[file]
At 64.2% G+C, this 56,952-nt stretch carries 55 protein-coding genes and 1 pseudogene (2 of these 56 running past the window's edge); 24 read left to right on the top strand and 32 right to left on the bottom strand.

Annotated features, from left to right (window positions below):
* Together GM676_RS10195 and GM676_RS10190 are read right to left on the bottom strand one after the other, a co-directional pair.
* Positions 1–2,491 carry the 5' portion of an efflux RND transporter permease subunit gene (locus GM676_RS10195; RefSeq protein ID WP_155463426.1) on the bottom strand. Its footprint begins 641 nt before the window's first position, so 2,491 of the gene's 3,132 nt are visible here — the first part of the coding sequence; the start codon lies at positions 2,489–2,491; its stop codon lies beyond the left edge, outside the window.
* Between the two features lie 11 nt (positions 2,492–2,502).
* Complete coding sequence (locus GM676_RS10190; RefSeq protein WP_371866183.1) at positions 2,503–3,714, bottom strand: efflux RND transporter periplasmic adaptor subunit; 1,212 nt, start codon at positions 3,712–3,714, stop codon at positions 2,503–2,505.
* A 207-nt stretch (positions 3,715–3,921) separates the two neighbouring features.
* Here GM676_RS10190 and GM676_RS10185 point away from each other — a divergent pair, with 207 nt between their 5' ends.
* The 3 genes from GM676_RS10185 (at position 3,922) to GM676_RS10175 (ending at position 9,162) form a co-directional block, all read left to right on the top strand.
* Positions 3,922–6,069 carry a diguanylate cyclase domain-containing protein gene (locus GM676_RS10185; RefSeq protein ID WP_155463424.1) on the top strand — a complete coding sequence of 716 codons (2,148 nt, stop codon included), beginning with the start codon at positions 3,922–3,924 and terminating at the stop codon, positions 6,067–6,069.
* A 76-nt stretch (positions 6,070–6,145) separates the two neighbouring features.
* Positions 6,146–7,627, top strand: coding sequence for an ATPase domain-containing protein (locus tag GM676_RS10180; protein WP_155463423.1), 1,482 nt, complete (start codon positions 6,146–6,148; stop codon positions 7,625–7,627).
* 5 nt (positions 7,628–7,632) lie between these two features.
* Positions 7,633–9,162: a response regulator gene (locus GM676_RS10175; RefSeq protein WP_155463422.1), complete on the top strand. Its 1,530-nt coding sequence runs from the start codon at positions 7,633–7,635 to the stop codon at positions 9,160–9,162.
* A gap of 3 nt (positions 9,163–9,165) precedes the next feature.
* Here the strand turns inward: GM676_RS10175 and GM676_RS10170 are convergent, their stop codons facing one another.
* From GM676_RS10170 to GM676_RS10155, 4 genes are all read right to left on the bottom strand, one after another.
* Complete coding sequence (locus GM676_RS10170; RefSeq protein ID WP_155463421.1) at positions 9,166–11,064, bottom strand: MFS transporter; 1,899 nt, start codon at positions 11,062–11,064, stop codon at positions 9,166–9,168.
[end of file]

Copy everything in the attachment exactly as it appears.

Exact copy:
At 64.2% G+C, this 56,952-nt stretch carries 55 protein-coding genes and 1 pseudogene (2 of these 56 running past the window's edge); 24 read left to right on the top strand and 32 right to left on the bottom strand.

Annotated features, from left to right (window positions below):
* Together GM676_RS10195 and GM676_RS10190 are read right to left on the bottom strand one after the other, a co-directional pair.
* Positions 1–2,491 carry the 5' portion of an efflux RND transporter permease subunit gene (locus GM676_RS10195; RefSeq protein ID WP_155463426.1) on the bottom strand. Its footprint begins 641 nt before the window's first position, so 2,491 of the gene's 3,132 nt are visible here — the first part of the coding sequence; the start codon lies at positions 2,489–2,491; its stop codon lies beyond the left edge, outside the window.
* Between the two features lie 11 nt (positions 2,492–2,502).
* Complete coding sequence (locus GM676_RS10190; RefSeq protein WP_371866183.1) at positions 2,503–3,714, bottom strand: efflux RND transporter periplasmic adaptor subunit; 1,212 nt, start codon at positions 3,712–3,714, stop codon at positions 2,503–2,505.
* A 207-nt stretch (positions 3,715–3,921) separates the two neighbouring features.
* Here GM676_RS10190 and GM676_RS10185 point away from each other — a divergent pair, with 207 nt between their 5' ends.
* The 3 genes from GM676_RS10185 (at position 3,922) to GM676_RS10175 (ending at position 9,162) form a co-directional block, all read left to right on the top strand.
* Positions 3,922–6,069 carry a diguanylate cyclase domain-containing protein gene (locus GM676_RS10185; RefSeq protein ID WP_155463424.1) on the top strand — a complete coding sequence of 716 codons (2,148 nt, stop codon included), beginning with the start codon at positions 3,922–3,924 and terminating at the stop codon, positions 6,067–6,069.
* A 76-nt stretch (positions 6,070–6,145) separates the two neighbouring features.
* Positions 6,146–7,627, top strand: coding sequence for an ATPase domain-containing protein (locus tag GM676_RS10180; protein WP_155463423.1), 1,482 nt, complete (start codon positions 6,146–6,148; stop codon positions 7,625–7,627).
* 5 nt (positions 7,628–7,632) lie between these two features.
* Positions 7,633–9,162: a response regulator gene (locus GM676_RS10175; RefSeq protein WP_155463422.1), complete on the top strand. Its 1,530-nt coding sequence runs from the start codon at positions 7,633–7,635 to the stop codon at positions 9,160–9,162.
* A gap of 3 nt (positions 9,163–9,165) precedes the next feature.
* Here the strand turns inward: GM676_RS10175 and GM676_RS10170 are convergent, their stop codons facing one another.
* From GM676_RS10170 to GM676_RS10155, 4 genes are all read right to left on the bottom strand, one after another.
* Complete coding sequence (locus GM676_RS10170; RefSeq protein ID WP_155463421.1) at positions 9,166–11,064, bottom strand: MFS transporter; 1,899 nt, start codon at positions 11,062–11,064, stop codon at positions 9,166–9,168.